Sleeping bag for AK, Central/North BC Coast?

Discussion in 'Gear Talk' started by JohnAbercrombie, Dec 11, 2017.

  1. JohnAbercrombie

    JohnAbercrombie Paddler

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    What are you folks using for sleeping bags for places where you might get a lot of cool and rainy conditions?

    Synthetic/down?

    'Temperature rating?' - the published numbers don't seem to mean much. For spring/fall on S. Vancouver Island, I've been using a MEC Raven duck down bag that's rated at zero C (or a bit below?) and it feels about right, so I'm probably a bit of a 'cold sleeper'.

    I've been thinking that a synthetic bag like the MEC Centaurus (rated EN Comfort -2C, EN limit -9C) might be a good bet if I want to move to a synthetic bag.
    https://www.mec.ca/en/product/5041-035/Centaurus--9C-Sleeping-Bag

    I have an unused Wiggys (bag/overbag) system that I bought when I thought some winter camping was planned but never used it. So, it is being sold (I hope) and there's a spot on the shelf for a synthetic replacement.

    Thoughts?
    Thanks!
     
  2. AM

    AM Paddler

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    John, why not use the down bag with the overbag? That way you have a bit of extra warmth, plus you prevent the down from getting too wet. You can add a liner for another few degrees.

    What I don't like about the MEC bag you is the size. It needs a 20 l compression sack, which is getting pretty big.

    Cheers,
    Andrew
     
  3. JohnAbercrombie

    JohnAbercrombie Paddler

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    Andrew-
    Thanks for the reply.
    It's complicated!
    Using the Wiggys synthetic overbag is an option, certainly. If I don't sell the Wiggys combo I may consider doing that.
    However....
    The Wiggys overbag is not extremely compact - it's a zero C rated (long/wide) bag on its own (though I know it wouldn't be enough to keep me comfy warm, judging from the loft). It compresses to a 11" diameter 9" long stuff sack. And there's the weight and bulk of the non-insulating part (zipper, fabric) of the overbag. But, it does give another (fairly bomb-proof) second bag which, with some clothing, could do the job for sleeping if the down bag was unusable. So it's certainly worth keeping in mind as an option.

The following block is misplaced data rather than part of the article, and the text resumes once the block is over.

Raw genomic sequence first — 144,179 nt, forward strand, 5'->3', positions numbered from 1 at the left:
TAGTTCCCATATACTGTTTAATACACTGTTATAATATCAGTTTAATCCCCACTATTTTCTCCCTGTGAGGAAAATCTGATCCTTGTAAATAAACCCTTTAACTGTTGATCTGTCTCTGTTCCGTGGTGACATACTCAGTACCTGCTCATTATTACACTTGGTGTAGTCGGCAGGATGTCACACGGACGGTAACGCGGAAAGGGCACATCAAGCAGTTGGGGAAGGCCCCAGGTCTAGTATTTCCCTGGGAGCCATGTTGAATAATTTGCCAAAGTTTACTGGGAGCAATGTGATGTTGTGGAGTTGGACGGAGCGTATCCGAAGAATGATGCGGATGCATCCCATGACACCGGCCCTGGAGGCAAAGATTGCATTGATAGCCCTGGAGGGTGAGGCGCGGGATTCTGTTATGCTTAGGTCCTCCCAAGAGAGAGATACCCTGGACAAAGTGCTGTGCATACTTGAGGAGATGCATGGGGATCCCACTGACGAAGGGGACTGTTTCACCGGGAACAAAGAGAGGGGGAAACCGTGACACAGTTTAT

Liners aren't an option for me - I used one years ago for a couple of nights and got twisted up in it. I'd need to sew in attachment loops, etc. . Anyway, it's not cold temperature that's the issue I envisage, it's the 'two weeks of rain every day' problem. I might take my GoreTex simple bivy bag to deal with problems with touching the bag to damp tent walls, but that also risks condensation problems inside the bag.
    And, for me, vapour barrier clothing works when it's really cold, not above freezing and rainy...so that's not an option.

    Actually, equipping for 'below zero' F camping in snow in Ontario was simpler than for temperate rainforest kayaking in cool weather.
     
  4. Kayak Jim

    Kayak Jim Paddler

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    Unless weight is a huge consideration (i.e. backpacking which I do very little of) I never use my down bag. I've slept in a soaking wet synthetic bag (under a tarp) and had thermal protection. That give me peace of mind. The dual bag works, adding bulk and weight as you say. You could replace the Wiggy overbag with a lighter synthetic. I also rely on wearing extra clothing in the bag rather than have a warmer bag with warm clothes sitting idle in a stuff sack.

    Yes cold camping is much simpler.
     
  5. Astoriadave

    Astoriadave Paddler

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    The eternal dilemma: down vs synthetic / one thicker bag or two thinner bags.

    Given that your trip is multiday -- what, two weeks on the water or longer? -- I would go with a synthetic fill bag, roomy enough inside that you can layer up with synthetic garments to handle the coldest temp you are likely to encounter. Assume the synthetic will be reasonably dry, and expect that if it gets wet, you will shiver through one night and be OK. If the bag is inside a secure compressor dry bag, the chance of it getting seriously wet is very small.

    That arrangement allows you to adjust to fit the conditions easily, and if your synthetic garments get a little damp, one night wearing them inside the bag should dry them out.

    In addition, one bag with smaller dry bags containing the camping fleece will pack more easily/efficiently than two sleeping bags.

    Finally, in a really desperate situation, the extra fleece will layer up underneath your dry suit and add sufficient insulation if your tent and camping bag are destroyed or separate from you on an overlong day jaunt from the tent.
     
  6. Tangler

    Tangler Paddler